One lady in the back of the van was laughing and tried to get a rendition of “Joy to the World” going that quickly fizzled, the joy escaping like air from a punctured balloon.

The driver said, “Yeah, we can’t do that.  We’ve got another three houses we have to get to, and we’re on a tight schedule.  Sorry.  Merry Christmas.”  And he rolled up the window as he was putting the van into drive and rolling away.

I waved and called out a valediction, which – I will confess – was a little snarky, but frankly, I was a wee bit embarrassed on behalf of Team Christian.  I had some young adults at dinner that night who are not church folk, and I had made a big deal about how awesome Christmas caroling was, how it magically spread the joy of Christmas.  Here I was with proverbial eggnog on my face.

Now, I totally understand the point of view of the driver of this outreach excursion vehicle.  He and his crew had a noble task to accomplish – which I am sure they did well and faithfully – to minister to the needs of the lonely shut-ins who were on their list.  They had showed up on time to the church parking lot, practiced their carols, piled in the van, and brought joy to people who really needed it at the end of a challenging 2020.  They had done their job.  I am also sure that being ambushed by a wacky crew of vagabonds like us was . . . disconcerting.  So, I am not here to castigate these well-intentioned folks.  I am here instead, as always, to poke at our institutional leadership.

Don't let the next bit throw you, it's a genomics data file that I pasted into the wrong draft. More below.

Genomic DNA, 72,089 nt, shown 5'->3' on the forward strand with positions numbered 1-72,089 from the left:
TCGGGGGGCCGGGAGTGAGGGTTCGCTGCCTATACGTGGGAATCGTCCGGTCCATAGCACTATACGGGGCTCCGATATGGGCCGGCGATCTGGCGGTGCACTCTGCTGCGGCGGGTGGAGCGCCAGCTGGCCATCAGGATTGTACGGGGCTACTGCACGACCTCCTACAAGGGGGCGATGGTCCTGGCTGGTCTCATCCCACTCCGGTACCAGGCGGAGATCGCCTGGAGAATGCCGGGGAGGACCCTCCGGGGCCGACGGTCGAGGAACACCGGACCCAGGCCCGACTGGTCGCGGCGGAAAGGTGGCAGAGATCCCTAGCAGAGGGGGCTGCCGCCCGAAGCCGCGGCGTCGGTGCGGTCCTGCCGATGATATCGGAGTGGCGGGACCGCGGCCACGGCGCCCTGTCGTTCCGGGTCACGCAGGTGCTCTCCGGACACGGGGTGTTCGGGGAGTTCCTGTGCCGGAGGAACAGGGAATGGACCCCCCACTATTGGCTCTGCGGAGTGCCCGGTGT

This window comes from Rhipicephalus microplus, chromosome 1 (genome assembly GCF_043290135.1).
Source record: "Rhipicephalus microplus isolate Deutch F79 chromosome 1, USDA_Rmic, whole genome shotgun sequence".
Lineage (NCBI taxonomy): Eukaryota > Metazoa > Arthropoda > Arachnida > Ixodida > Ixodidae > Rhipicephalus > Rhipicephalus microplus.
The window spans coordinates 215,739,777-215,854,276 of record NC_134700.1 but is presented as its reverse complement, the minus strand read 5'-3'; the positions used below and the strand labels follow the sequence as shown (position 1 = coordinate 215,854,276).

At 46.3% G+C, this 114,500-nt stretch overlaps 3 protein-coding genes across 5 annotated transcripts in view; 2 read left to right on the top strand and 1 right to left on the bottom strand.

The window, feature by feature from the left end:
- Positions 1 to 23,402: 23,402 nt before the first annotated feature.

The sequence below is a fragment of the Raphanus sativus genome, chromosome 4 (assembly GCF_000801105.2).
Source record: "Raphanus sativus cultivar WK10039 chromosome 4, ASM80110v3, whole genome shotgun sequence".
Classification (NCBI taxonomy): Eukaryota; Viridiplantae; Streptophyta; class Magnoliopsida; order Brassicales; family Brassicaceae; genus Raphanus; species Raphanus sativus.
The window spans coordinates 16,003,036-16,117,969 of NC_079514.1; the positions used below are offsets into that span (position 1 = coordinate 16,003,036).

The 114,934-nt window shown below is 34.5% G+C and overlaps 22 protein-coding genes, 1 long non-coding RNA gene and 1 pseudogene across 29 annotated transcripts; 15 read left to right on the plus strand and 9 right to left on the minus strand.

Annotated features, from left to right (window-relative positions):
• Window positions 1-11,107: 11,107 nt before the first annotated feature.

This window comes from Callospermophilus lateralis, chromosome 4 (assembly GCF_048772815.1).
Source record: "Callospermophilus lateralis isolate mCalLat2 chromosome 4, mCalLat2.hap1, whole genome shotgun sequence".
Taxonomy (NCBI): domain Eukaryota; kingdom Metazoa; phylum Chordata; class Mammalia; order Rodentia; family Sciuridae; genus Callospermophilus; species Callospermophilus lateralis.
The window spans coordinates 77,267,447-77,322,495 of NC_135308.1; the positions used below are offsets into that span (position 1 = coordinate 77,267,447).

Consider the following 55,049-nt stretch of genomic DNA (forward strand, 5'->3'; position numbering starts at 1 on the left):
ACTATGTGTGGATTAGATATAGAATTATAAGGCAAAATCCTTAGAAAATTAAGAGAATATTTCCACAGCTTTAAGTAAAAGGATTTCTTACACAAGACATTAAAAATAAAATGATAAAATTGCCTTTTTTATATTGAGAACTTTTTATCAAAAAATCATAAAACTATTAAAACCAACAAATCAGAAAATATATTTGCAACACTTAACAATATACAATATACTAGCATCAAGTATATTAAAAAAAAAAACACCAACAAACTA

Because here is an excellent example of good ministry that missed an opportunity to connect with people because it couldn’t improvise; it was unable to respond outside of the borders of its defined ministry box.  This is one of the classic ways we routinely sabotage the Kingdom work.

Here’s the kicker – and I am not making this up.  My son and I were driving through the neighborhood a couple of days later and passed by the home church of the “carolers who wouldn’t carol.” There was a big banner out front with the slogan of their current worship series, which said:

Christmas outside the box:

Expect the unexpected.

We nearly drove off the road, we were laughing so hard.

You may be laughing, too, as you read that, or you may be slowly shaking your head in knowing frustration.  But here is the regular reality in many of our local churches, filled with good intentions, faithful people, and big ideas: we brainstorm great worship themes and package them in engaging worship services, but somehow there is a gap between the idea of the message and implementation of that idea — things go sideways at the very moment at which that message can become action in the real world.